My tricks to get your kids to clean up are pretty simple and they work!
Before using these tricks cleaning time sometimes got a little frustrating (mostly for me) because I had a hard time ignoring their attitudes. I would turn into crazy general mama and let me tell you that wasn’t fun for anyone. Or sometimes they were content playing with the “new” toy they discovered in the midst of cleaning.
When they were younger I did the “clean up” song and they absolutely loved it and I was amazed with this magic the song worked but now that they are a bit older having me sing the clean up song to motivate them seems a bit ridiculous.
We’ve tried many things but these are the 4 that have stuck. I do have to rotate them throughout the year to shake things up.
My Tricks to Get Your Kids to Clean Up
First things first, let’s talk about you. You have to get over your expectations of what cleanliness should look like and adapt them to your child’s age and ability. It’s important that you are clear on what you want done and take the time to walk them through it several times. Finally, don’t let their attitudes get to you, learn to ignore the attitudes and stick to the task at hand–cleaning up.
The Song Routine (not the clean up song)
We love music in this house, I realized one day that I had gotten away from playing music probably because there was enough noise in the house and the thought of more noise in the background was overwhelming. I’m so glad I got back into playing music again because it really does wonders for our ambience and attitudes. It lightens the mood when we are cleaning and adds an ambience of fun.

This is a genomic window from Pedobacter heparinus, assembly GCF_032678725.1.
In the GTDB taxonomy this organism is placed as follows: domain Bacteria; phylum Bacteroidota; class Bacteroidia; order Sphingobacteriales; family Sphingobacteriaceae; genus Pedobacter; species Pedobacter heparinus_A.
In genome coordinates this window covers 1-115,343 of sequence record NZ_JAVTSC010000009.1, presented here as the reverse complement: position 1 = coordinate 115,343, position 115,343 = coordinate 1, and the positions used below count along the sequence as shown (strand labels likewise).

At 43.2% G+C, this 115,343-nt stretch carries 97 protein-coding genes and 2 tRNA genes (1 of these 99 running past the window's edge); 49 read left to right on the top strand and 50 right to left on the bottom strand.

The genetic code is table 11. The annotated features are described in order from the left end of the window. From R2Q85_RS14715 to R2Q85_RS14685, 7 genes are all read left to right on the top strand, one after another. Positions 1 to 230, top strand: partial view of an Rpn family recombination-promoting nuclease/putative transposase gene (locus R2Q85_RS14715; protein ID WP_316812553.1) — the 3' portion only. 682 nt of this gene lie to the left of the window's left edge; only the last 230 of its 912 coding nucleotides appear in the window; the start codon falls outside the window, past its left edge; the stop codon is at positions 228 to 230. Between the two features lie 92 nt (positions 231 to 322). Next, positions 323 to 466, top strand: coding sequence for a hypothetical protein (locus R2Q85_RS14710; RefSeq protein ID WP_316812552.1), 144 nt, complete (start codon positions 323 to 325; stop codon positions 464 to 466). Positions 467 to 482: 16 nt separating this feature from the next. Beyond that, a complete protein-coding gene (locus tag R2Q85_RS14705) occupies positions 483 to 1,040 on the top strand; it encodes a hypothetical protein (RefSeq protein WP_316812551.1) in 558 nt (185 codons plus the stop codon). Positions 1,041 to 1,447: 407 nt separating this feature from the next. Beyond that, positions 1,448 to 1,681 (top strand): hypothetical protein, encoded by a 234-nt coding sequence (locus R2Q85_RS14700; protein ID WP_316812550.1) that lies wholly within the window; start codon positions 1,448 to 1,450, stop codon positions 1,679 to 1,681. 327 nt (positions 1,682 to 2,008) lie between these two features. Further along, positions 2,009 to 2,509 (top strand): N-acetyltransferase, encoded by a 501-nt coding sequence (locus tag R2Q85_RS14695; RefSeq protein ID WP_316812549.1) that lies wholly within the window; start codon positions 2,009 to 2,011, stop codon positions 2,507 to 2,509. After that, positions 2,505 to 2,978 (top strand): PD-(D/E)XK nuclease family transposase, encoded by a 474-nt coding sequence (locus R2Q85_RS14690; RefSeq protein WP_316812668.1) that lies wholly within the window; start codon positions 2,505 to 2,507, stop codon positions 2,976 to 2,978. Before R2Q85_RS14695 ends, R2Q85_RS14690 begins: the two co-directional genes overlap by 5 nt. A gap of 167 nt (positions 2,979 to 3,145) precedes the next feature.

You can have them race to clean up as many things in their room as they can in that one song period. This is great for little ones after they have dumped all the toys out on the floor. Or you can just have fun music going during the whole clean up time. I’ve done it both ways.
If and Then Principle or When and Then Principle
One of the many things I love doing is being a parent educator and coach. In one of the classes I teach the curriculum emphasized the “if and then” principle. I had actually been using it for years but never called it this. I called it the “sandwich principle” because I sandwiched the “routines or chores” they struggle with in between things they love doing.
This principle when used effectively is amazing!!! Here’s an example of how you will use it:
“If you get dressed, then we can go to the park.” or
“When you get dressed, then we will go to the park.”
I have gotten really good at sandwiching the tasks that are hard for my kids to accomplish with things they like. There was a time when having them get their pjs on took 30 minutes. So I would sandwich this task of getting their pjs on with something they enjoy doing.
“If you get your pj’s on quickly then we will have time to read 2 books.”